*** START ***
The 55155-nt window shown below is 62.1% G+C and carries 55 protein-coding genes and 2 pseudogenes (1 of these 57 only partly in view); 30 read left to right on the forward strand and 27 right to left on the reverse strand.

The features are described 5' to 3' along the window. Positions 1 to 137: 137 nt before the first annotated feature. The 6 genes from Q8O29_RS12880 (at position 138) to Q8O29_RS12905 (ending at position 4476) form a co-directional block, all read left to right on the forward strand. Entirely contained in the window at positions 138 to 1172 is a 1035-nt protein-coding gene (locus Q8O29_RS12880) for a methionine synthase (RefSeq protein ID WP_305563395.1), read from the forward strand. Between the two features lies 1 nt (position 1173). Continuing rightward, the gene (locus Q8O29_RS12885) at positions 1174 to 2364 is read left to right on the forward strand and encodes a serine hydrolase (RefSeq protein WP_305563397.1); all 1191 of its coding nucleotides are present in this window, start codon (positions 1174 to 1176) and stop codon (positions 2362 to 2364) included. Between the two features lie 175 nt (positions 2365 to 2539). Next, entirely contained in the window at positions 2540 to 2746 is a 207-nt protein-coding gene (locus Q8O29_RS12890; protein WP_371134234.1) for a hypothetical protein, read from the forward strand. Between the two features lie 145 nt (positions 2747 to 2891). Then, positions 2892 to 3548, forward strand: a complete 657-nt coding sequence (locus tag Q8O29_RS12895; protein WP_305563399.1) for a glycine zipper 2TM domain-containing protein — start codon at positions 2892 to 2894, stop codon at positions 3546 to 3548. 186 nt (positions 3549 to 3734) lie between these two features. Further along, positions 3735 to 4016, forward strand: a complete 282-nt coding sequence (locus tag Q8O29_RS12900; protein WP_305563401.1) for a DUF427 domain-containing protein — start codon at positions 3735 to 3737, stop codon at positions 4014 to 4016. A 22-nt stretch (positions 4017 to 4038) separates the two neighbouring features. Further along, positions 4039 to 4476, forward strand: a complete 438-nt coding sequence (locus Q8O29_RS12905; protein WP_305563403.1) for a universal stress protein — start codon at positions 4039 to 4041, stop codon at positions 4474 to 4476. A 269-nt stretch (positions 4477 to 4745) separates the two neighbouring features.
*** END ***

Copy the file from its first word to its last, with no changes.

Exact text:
The 55155-nt window shown below is 62.1% G+C and carries 55 protein-coding genes and 2 pseudogenes (1 of these 57 only partly in view); 30 read left to right on the forward strand and 27 right to left on the reverse strand.

The features are described 5' to 3' along the window. Positions 1 to 137: 137 nt before the first annotated feature. The 6 genes from Q8O29_RS12880 (at position 138) to Q8O29_RS12905 (ending at position 4476) form a co-directional block, all read left to right on the forward strand. Entirely contained in the window at positions 138 to 1172 is a 1035-nt protein-coding gene (locus Q8O29_RS12880) for a methionine synthase (RefSeq protein ID WP_305563395.1), read from the forward strand. Between the two features lies 1 nt (position 1173). Continuing rightward, the gene (locus Q8O29_RS12885) at positions 1174 to 2364 is read left to right on the forward strand and encodes a serine hydrolase (RefSeq protein WP_305563397.1); all 1191 of its coding nucleotides are present in this window, start codon (positions 1174 to 1176) and stop codon (positions 2362 to 2364) included. Between the two features lie 175 nt (positions 2365 to 2539). Next, entirely contained in the window at positions 2540 to 2746 is a 207-nt protein-coding gene (locus Q8O29_RS12890; protein WP_371134234.1) for a hypothetical protein, read from the forward strand. Between the two features lie 145 nt (positions 2747 to 2891). Then, positions 2892 to 3548, forward strand: a complete 657-nt coding sequence (locus tag Q8O29_RS12895; protein WP_305563399.1) for a glycine zipper 2TM domain-containing protein — start codon at positions 2892 to 2894, stop codon at positions 3546 to 3548. 186 nt (positions 3549 to 3734) lie between these two features. Further along, positions 3735 to 4016, forward strand: a complete 282-nt coding sequence (locus tag Q8O29_RS12900; protein WP_305563401.1) for a DUF427 domain-containing protein — start codon at positions 3735 to 3737, stop codon at positions 4014 to 4016. A 22-nt stretch (positions 4017 to 4038) separates the two neighbouring features. Further along, positions 4039 to 4476, forward strand: a complete 438-nt coding sequence (locus Q8O29_RS12905; protein WP_305563403.1) for a universal stress protein — start codon at positions 4039 to 4041, stop codon at positions 4474 to 4476. A 269-nt stretch (positions 4477 to 4745) separates the two neighbouring features.